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Please check my thinking on estate and GST taxes
Old 09-24-2021, 01:03 PM   #1
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Please check my thinking on estate and GST taxes

Hi all,

Suppose you have three generations: grandparent who is very well off, kid who is well off, grandkids who are just starting out in life. Assume for the sake of this discussion that grandkids are more than 37.5 years younger than grandparent; i.e., they are skip persons.

1. If grandparent's estate is above the exemption amount, then grandpa's estate pays estate taxes at 40% on those excess dollars. Also, any amount left to grandkids is subject to GST, so there is also GST tax at 40% on those dollars. So grandparent to grandkid dollars end up at 20 cents per dollar. Right?

2. If grandparent's estate is below the exemption amount, then there is neither estate nor GST taxes and grandparent to grandkid dollars end up at 100 cents per dollar. Right?

3. So it would seem that the advisability of grandparent to grandkid transfers is, among other factors, highly dependent on whether grandpa's estate is above or below the exemption amount. Right?

4. I know estate taxes are paid from grandparent's estate. GST taxes are also paid by grandparent's estate, right?
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Old 09-24-2021, 01:30 PM   #2
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0. Did the grandparent have a spouse who died, and did they file a return electing portability of the spouse's exemption? If so, this would mean the grandparent's exemption is higher than you might think.

1. I think your calculations are correct, but this doesn't necessarily affect the grandkids directly. If the grandparent's will says that grandkids get $1M each, the estate tax and GSTT are paid by the estate, then the $1M is distributed to each grandchild. Whatever's left goes to the remainder legatees. I am not sure what happens if the grandparent's will says "50% to my son and 50% to be divided among my grandchildren."

2. Yes.

3. Yes. The idea is that the "normal" path for inheritance is to the child and the child leaves funds to the grandchildren. If the parent predeceases the grandparent, then there's no GSTT assessed.

4. Yes.
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Old 09-24-2021, 03:06 PM   #3
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Interesting Thanks for the info cathy63.



The transfer has to skip a generation, not just an heir, right? So a single person with an estate above the limit and no children could give a bequest to a niece without raising the issue (rather than giving the bequest to a sibling who is the niece's father) ? But the issue would come up if the bequest was to the niece's children?
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Old 09-24-2021, 03:40 PM   #4
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Quote:
Originally Posted by cathy63 View Post
0. Did the grandparent have a spouse who died, and did they file a return electing portability of the spouse's exemption? If so, this would mean the grandparent's exemption is higher than you might think.

1. I think your calculations are correct, but this doesn't necessarily affect the grandkids directly. If the grandparent's will says that grandkids get $1M each, the estate tax and GSTT are paid by the estate, then the $1M is distributed to each grandchild. Whatever's left goes to the remainder legatees. I am not sure what happens if the grandparent's will says "50% to my son and 50% to be divided among my grandchildren."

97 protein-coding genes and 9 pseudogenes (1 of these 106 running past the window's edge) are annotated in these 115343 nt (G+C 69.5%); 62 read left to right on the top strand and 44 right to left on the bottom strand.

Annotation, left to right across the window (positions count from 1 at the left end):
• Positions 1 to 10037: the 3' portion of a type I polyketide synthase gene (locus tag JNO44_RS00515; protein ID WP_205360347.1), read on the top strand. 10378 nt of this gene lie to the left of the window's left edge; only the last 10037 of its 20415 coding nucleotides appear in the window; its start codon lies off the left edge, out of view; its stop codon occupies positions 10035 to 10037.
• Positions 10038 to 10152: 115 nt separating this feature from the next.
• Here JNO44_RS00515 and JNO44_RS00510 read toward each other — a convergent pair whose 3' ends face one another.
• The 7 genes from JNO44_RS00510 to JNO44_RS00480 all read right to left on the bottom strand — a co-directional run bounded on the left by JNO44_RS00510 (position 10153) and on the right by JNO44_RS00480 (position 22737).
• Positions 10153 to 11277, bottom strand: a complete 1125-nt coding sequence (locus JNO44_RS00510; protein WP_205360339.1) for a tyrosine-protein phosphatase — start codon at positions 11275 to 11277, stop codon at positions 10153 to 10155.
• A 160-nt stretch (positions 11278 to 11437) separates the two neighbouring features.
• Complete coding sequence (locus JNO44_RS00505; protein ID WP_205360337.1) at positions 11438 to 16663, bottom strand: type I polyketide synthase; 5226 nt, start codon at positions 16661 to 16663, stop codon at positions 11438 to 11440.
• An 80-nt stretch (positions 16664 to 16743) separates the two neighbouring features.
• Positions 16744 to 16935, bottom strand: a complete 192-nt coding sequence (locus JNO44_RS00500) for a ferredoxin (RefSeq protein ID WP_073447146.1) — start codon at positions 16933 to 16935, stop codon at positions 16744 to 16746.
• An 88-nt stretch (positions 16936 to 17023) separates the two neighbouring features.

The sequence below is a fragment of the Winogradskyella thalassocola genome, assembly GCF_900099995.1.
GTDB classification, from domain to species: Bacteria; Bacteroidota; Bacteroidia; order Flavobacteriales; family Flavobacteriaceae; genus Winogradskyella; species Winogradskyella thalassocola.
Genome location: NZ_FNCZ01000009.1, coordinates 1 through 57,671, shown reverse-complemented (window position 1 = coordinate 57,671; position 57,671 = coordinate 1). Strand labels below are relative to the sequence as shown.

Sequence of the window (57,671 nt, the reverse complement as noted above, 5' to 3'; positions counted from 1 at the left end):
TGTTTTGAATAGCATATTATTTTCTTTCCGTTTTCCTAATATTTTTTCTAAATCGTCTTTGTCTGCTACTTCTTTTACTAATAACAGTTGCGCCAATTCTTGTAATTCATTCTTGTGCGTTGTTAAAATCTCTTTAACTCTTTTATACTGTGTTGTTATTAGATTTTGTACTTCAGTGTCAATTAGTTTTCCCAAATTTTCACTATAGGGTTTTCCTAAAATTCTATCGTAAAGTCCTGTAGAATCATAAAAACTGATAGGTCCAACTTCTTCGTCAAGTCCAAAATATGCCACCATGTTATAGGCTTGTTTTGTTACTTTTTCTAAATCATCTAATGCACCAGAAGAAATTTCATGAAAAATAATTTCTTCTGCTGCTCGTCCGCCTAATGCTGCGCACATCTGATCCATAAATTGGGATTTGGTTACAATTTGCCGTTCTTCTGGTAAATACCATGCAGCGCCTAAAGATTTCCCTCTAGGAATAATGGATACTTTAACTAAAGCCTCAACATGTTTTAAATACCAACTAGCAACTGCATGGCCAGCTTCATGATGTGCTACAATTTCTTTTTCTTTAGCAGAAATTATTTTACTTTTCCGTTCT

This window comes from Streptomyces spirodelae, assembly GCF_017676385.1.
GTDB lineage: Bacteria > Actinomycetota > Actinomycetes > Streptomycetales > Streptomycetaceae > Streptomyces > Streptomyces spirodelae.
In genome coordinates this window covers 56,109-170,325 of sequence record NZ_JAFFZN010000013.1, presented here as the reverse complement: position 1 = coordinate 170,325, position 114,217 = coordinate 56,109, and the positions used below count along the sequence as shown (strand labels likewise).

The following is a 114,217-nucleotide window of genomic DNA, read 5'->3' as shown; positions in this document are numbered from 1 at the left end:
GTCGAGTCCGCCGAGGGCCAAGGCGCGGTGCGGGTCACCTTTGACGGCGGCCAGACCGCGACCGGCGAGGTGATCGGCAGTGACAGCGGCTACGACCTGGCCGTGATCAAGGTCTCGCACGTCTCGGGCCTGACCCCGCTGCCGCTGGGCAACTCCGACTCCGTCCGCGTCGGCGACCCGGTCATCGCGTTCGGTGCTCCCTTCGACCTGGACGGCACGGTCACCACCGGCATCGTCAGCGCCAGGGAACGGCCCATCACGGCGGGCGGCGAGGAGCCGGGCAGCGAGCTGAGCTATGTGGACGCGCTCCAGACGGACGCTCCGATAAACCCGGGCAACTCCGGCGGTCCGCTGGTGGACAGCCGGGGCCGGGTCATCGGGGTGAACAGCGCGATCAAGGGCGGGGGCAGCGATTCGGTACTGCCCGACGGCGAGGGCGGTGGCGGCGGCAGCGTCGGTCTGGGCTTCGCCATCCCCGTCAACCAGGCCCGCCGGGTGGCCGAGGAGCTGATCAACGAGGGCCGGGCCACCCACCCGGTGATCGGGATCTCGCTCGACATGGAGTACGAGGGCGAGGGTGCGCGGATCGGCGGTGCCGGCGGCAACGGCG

2. Yes.

3. Yes. The idea is that the "normal" path for inheritance is to the child and the child leaves funds to the grandchildren. If the parent predeceases the grandparent, then there's no GSTT assessed.

4. Yes.
cathy63,

Thanks for replying. In answer to your questions in #0, the other grandparent died, but sadly the DSUEA was not timely elected. So the surviving grandparent has only their own exemption amount.

As far as #1, I understand your point. In this scenario (which is more complicated than outlined in my OP), the fact that it is grandparent's estate paying both taxes still means less money in aggregate left for the collected heirs. Without getting into all the gory details, if money is left to grandkids in one branch but not others, then the GSTT imposed on the estate would mean less money for the kids in the other branches, which would not be fair and would have to be accommodated.

My understanding of the 50% scenario you described is that the exemption would be applied to the 50% to kids amount, and any leftover exemption would be applied to the 50% to grandkids amount. But I'm not sure on that.

Understood on #3.

Thanks for the "Yes" answers. They're helpful!

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Originally Posted by Katiek View Post
Interesting Thanks for the info cathy63.

The transfer has to skip a generation, not just an heir, right? So a single person with an estate above the limit and no children could give a bequest to a niece without raising the issue (rather than giving the bequest to a sibling who is the niece's father) ? But the issue would come up if the bequest was to the niece's children?
Skip persons are anyone who is 37.5 years younger, so in your scenario I think the only thing that matters is if the niece is 37.5 years younger than the transferor (the original person with the large estate).

The only time that generations actually come into play is where all the intervening relatives are deceased, as cathy63 mentioned above. Then the successive generations move up a level.

So if the niece were 37.5 years younger and both her parents (I think) were deceased, then she would no longer be a skip-person. I think.
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Old 09-27-2021, 01:43 PM   #5
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Hold on a minute. Is Question 1 in the OP assuming that you don't have a separate GST exemption amount? I'm not an estate planning attorney, but my understanding (from my own estate planning) is that I currently have (1) a $11.7 million lifetime estate tax exemption/exclusion amount AND (2) a $11.7 million lifetime GST tax exemption/exclusion amount. So, if my estate is, just to pick a number, worth $15 million, and absent any other planning tactics to reduced taxes at death, $3.3 million of my estate would be subject to estate tax, regardless of how I may divide up gifts between my child and grandkids. I can give money to grandkids up to $11.7 million (including to trusts for the grandkids) without my estate being subject to any GST tax, because I would allocate as much of my lifetime GST tax exemption as needed to cover those gifts.